I’m in this book. I think. I mean, author Lisa Chamberlain interviewed me while she was in the process of writing Slackonomics: Generation X in the Age of Creative Destruction, and I was invited to the book launch party, so I’m figuring something of what I spoke to her about being an independent thirtysomething creative person in the 2000s ended up in the book. Even if I didn’t end up in the book, though, I’m looking forward to reading it, because Lisa and I are definitely sympatico on the whole Gen X thing. From her intro (which is available on her blog for the book):
Slackonomics is not an academic white paper; it is written for people who, for example, understand family dynamics from watching “Married With Children” and “The Simpsons.” It is written for women who got in touch with their post-feminist rage through riot grrrl music and Thelma and Louise. It is written for people who might have dabbled in Corporate America, but found themselves working at one time or another in an entirely new arena or as free agents without having exactly planned for it. It is written for people who, regardless of whether they have taken a traditional route to marriage, parenthood, and homeownership, still don’t exactly feel (or look or act) like “grown-ups.” It is written for people with a sense of humor, who long ago developed an appreciation for the absurdity of life. (Pardon me if this is starting to sound like an Internet dating ad.) In other words, this book is a portrait of a generation, not a screed; it is descriptive not polemical. It is written for people interested in understanding the context that shapes our lives and how this generation will influence the future.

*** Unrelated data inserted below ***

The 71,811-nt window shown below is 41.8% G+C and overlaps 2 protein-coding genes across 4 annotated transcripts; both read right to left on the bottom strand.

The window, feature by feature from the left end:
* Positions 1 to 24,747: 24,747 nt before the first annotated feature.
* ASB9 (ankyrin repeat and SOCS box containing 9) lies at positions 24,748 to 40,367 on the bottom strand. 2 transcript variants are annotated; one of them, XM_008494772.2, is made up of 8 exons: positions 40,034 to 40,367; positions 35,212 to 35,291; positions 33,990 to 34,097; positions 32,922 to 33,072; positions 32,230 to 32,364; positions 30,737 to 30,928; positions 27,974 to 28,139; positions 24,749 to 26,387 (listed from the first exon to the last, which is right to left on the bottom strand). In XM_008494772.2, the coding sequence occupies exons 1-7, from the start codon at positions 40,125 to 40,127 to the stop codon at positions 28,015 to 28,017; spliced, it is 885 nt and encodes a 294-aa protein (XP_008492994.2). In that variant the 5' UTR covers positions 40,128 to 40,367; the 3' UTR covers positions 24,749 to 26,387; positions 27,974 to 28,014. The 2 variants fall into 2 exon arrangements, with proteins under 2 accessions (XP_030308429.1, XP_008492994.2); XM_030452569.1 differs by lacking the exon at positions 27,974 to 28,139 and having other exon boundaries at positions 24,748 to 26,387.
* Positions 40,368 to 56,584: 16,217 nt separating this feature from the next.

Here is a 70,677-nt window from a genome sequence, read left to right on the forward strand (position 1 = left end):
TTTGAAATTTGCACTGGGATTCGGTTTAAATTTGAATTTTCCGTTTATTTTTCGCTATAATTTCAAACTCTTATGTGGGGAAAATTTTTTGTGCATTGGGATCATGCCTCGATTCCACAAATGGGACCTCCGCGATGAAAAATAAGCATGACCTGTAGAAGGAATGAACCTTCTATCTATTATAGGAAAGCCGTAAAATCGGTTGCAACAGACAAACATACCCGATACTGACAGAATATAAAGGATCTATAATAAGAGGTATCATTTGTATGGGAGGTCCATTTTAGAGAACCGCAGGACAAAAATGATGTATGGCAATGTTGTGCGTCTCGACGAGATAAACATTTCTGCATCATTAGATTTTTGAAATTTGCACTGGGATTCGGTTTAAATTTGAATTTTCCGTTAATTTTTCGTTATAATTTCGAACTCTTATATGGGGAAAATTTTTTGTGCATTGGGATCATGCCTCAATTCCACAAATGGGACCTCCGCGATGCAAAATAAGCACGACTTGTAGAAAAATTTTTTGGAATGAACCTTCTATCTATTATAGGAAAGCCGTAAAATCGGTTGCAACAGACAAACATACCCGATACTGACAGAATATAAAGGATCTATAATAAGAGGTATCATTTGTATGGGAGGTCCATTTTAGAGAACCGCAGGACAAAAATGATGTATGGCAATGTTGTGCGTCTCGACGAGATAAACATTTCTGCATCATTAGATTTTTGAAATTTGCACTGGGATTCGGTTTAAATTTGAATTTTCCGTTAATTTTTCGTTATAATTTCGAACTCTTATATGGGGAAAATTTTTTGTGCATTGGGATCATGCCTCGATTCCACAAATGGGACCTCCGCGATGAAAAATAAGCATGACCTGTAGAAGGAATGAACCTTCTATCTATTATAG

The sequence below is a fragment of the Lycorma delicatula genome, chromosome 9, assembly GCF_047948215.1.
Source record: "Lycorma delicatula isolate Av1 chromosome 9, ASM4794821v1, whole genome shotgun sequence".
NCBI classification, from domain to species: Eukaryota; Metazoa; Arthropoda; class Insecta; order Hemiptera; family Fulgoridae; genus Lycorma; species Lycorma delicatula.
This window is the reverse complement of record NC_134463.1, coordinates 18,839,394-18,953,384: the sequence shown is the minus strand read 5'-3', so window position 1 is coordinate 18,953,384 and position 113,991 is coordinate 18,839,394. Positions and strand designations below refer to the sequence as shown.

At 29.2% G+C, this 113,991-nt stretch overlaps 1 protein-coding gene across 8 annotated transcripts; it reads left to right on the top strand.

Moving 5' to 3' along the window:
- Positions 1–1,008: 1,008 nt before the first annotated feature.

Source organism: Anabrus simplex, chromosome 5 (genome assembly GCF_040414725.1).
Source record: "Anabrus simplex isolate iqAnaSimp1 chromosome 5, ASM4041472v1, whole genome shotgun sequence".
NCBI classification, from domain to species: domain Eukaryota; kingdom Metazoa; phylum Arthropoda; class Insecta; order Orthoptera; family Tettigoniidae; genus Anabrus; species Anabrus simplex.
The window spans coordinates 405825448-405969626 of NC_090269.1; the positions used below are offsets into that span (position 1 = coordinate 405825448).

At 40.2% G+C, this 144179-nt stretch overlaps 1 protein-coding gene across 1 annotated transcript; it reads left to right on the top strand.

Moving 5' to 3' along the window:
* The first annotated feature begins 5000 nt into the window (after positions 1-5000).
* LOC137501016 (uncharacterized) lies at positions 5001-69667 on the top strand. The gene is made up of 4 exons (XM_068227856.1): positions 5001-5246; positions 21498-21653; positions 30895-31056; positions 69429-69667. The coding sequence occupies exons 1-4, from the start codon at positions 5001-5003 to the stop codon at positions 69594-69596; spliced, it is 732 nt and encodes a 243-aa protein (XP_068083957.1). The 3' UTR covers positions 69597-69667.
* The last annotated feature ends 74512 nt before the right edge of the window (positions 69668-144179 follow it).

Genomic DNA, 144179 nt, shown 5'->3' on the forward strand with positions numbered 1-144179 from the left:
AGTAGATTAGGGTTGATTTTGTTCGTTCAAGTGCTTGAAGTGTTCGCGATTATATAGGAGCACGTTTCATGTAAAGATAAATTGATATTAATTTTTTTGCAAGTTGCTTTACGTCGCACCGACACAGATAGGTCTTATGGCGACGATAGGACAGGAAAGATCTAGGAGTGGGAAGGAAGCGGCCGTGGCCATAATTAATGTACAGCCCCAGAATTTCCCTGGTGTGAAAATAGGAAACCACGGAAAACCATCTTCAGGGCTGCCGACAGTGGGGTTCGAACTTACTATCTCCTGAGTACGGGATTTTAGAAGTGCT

Later in the intro she says:
But perhaps Groucho Marx’s sentiment sums up the American Gen X attitude best: “I would not join any club that would have someone like me for a member.”
The book will be out in early July — you can preorder on Amazon now.